Books you should read and cite right now

You could complain that these are all books by friends of mine, but it’s not my fault that I have super smart and productive friends.

1. Behind the Backlash by Lori Peek

As America tried to absorb the shock of the 9/11 attacks, Muslim Americans were caught up in an unprecedented wave of backlash violence. Public discussion revealed that widespread misunderstanding and misrepresentation of Islam persisted, despite the striking diversity of the Muslim community. Letting the voices of 140 ordinary Muslim American men and women describe their experiences, Lori Peek’s path-breaking book, Behind the Backlash, presents moving accounts of prejudice and exclusion. Muslims speak of being subjected to harassment before the attacks, and recount the discrimination they encountered afterwards. Peek also explains the struggles of young Muslim adults to solidify their community and define their identity during a time of national crisis. Behind the Backlash seeks to explain why blame and scape-goating occur after a catastrophe. Peek sets the twenty-first century experience of Muslim Americans, who were vilified and victimized, in the context of larger sociological and psychological processes. Peek’s book will be of interest to those in disaster research studies, sociology of religion, and race and ethnic relations.

2. Starstruck, the Business of Celebrity by Elizabeth Currid-Halkett

By tackling America’s current condition of free-news oversaturation and ubiquitous fixation with celebrities, Currid-Halkett (Policy, Planning, and Development/Univ. of Southern California; The Warhol Economy: How Fashion, Art and Music Drive New York City, 2007) asks how much celebrity-dominated airwaves, newspapers, magazines and conversations distract us from more meaningful issues. “[O]n the whole,” she writes, “many of us care far more about [Jennifer] Aniston’s latte than the thousands being murdered in Sudan.” The author backs up her case by citing solid studies, interviews and statistics–including the number of times a celebrity is photographed in a year, or how many events he/she attends–all of which she weaves together with accessible language while maintaining narrative momentum. She defines celebrity as the phenomenon of society valuing certain individuals for reasons that outweigh–or are entirely unrelated to–their talent. It’s this key difference, she argues, between how much attention should be paid to someone (due to their talent) and how much attention is actually given, that accounts for “celebrity residual.” This is most likely to show up in the fields of entertainment, sports and politics. More than anything else, people respond to visual stimuli, which, to a large extent, explains Paris Hilton’s camera-friendly rise to become the “ultimate celebrity.” There’s also the relatively recent sphere of reality-TV stars, like the Gosselins or Kardashians–talentless people who captured the public’s interest. Celebrity permeates every level of society, and Currid-Halkett deftly tracks how this democratic celebrity–of both mainstream stars as well as, say, the local high-school quarterback or an incessantly updating Facebook friend–reveals how the world is organized. She looks at the economics, accounting for all the money made by photographing celebrities, and the roots and duration of stardom. The book raises surprisingly uncomfortable questions, including why society is so invested in people who, for all intents and purposes, could be fictional characters for how little impact they have on our reality.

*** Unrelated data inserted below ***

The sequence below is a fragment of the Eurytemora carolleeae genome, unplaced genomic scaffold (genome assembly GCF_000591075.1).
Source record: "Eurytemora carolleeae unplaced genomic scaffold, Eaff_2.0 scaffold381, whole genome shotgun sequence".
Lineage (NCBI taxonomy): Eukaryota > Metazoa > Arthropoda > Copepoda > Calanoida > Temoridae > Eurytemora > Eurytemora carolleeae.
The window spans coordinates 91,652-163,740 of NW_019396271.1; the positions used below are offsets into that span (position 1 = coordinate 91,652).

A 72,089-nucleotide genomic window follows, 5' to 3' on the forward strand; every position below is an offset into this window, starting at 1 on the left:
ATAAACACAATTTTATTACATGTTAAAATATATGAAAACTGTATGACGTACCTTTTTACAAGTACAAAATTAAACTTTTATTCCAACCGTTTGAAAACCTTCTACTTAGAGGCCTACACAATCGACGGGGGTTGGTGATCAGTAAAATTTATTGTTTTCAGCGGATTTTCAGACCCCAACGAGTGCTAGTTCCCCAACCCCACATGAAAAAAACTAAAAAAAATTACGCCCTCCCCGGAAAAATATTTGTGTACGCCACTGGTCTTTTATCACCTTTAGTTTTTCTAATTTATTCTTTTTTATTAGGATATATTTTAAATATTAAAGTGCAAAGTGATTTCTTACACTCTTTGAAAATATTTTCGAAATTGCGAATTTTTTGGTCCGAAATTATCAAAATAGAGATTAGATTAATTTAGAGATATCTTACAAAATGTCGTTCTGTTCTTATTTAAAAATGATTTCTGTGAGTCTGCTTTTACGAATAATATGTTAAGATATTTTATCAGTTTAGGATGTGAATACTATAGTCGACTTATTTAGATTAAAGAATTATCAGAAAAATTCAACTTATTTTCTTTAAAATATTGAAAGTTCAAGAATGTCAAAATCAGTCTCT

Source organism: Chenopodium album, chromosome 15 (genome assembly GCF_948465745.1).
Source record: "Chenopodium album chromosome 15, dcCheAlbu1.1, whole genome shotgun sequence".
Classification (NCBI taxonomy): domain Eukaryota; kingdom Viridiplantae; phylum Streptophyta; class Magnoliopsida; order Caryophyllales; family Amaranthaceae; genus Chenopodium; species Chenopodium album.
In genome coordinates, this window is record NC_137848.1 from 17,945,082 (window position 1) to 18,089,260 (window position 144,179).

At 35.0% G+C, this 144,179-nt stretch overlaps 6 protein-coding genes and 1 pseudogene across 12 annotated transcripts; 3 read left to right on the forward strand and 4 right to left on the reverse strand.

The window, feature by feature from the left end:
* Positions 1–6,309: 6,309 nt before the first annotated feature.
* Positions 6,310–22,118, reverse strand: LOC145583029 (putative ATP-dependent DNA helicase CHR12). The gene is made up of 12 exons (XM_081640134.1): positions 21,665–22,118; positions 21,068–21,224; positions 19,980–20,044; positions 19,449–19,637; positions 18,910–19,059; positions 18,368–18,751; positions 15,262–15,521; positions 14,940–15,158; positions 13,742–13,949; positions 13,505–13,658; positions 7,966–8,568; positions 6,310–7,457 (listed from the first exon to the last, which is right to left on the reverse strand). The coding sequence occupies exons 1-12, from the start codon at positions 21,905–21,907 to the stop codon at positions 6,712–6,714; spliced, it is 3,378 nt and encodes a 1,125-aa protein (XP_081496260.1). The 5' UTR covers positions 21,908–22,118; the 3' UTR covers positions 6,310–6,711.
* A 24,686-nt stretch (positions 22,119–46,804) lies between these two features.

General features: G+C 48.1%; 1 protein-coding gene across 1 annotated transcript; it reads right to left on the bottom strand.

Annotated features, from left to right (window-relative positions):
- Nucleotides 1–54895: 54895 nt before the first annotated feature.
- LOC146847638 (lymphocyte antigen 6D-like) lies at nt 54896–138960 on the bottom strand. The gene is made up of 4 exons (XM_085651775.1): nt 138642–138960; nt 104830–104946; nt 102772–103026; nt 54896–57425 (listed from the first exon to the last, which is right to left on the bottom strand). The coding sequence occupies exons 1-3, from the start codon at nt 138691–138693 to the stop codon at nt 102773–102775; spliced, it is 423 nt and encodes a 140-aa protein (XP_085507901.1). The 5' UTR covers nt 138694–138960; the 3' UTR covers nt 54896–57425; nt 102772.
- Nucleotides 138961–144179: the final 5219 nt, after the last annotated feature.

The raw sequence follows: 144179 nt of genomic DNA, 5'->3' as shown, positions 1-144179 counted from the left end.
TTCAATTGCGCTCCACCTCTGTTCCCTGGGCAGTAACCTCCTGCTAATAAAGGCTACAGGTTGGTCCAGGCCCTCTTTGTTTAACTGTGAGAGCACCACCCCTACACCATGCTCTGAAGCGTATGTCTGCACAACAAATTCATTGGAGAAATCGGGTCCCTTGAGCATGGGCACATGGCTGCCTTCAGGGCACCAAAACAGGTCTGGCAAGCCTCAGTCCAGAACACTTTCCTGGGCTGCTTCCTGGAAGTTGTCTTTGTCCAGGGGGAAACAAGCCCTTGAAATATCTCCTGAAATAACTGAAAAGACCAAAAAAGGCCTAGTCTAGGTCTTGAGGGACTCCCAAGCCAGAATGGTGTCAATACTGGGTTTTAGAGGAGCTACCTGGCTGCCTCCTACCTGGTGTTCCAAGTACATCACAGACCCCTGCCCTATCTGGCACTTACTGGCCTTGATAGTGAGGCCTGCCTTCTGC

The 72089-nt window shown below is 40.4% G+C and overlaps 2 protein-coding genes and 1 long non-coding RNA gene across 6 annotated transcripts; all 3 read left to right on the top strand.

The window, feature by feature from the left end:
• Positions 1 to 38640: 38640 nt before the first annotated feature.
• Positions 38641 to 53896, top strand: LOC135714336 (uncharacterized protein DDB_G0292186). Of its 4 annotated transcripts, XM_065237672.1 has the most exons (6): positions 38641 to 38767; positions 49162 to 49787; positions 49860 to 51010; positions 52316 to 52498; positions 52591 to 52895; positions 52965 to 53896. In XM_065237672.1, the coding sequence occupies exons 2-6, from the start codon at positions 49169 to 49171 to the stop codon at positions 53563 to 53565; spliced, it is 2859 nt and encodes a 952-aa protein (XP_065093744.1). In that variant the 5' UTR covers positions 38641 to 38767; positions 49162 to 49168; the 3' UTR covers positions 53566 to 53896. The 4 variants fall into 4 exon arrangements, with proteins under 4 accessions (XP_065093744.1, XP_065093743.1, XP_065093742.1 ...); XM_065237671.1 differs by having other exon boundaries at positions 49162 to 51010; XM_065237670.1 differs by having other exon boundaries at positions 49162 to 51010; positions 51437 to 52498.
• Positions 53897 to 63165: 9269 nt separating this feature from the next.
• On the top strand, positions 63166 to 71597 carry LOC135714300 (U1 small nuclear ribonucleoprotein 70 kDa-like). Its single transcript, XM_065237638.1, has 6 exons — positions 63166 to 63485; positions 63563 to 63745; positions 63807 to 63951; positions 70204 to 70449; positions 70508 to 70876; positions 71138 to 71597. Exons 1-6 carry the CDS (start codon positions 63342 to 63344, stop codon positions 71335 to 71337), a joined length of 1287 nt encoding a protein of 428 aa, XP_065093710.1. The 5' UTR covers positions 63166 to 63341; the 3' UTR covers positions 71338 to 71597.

3. Climatopolis: How Our Cities will Thrive in the Hotter Future by Matt Kahn

As the scientific consensus continues to grow about Earth’s dramatically rising temperatures, the media’s vision of global warming’s likely catastrophic effects on mankind has become increasingly gloomy. Kahn, a UCLA environmental economics professor, doesn’t question most climatologists’ dire predictions, but argues here that mankind is resilient enough to adapt and even thrive despite the coming geographic disruptions. Kahn’s main focus is on urban areas where he anticipates that forward-looking entrepreneurs will take advantage of crisis-driven opportunities to offer innovative goods and services. Kahn begins by looking at historical examples of cities that bounced back from war and natural disasters, and moves on to analyze “green” cities and water usage economics as a windup to forecasting how specific cities like L.A. and New York might adjust to scorching temperatures or flooding. Kahn makes several assumptions that will no doubt anger environmentalists, including the notion that globalization will compensate for widespread agricultural failures. Yet compared to the global warming worst-case scenarios offered by Hollywood, his optimistic emphasis on humanity’s ingenuity and adaptability is refreshing. –Carl Hays